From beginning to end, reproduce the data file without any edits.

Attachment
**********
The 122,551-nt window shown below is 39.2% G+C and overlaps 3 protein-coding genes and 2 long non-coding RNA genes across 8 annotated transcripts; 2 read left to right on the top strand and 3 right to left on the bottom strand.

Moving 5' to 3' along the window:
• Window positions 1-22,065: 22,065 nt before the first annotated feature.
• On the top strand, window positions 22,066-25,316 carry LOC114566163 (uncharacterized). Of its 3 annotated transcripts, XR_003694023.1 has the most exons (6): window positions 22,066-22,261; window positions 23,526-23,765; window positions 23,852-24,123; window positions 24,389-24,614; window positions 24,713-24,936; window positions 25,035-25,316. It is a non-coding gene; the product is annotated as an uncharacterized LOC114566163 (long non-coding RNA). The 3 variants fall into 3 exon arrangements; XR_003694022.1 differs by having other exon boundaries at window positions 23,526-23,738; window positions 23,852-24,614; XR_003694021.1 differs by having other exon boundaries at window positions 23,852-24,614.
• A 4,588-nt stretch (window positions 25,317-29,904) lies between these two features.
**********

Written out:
The 122,551-nt window shown below is 39.2% G+C and overlaps 3 protein-coding genes and 2 long non-coding RNA genes across 8 annotated transcripts; 2 read left to right on the top strand and 3 right to left on the bottom strand.

Moving 5' to 3' along the window:
• Window positions 1-22,065: 22,065 nt before the first annotated feature.
• On the top strand, window positions 22,066-25,316 carry LOC114566163 (uncharacterized). Of its 3 annotated transcripts, XR_003694023.1 has the most exons (6): window positions 22,066-22,261; window positions 23,526-23,765; window positions 23,852-24,123; window positions 24,389-24,614; window positions 24,713-24,936; window positions 25,035-25,316. It is a non-coding gene; the product is annotated as an uncharacterized LOC114566163 (long non-coding RNA). The 3 variants fall into 3 exon arrangements; XR_003694022.1 differs by having other exon boundaries at window positions 23,526-23,738; window positions 23,852-24,614; XR_003694021.1 differs by having other exon boundaries at window positions 23,852-24,614.
• A 4,588-nt stretch (window positions 25,317-29,904) lies between these two features.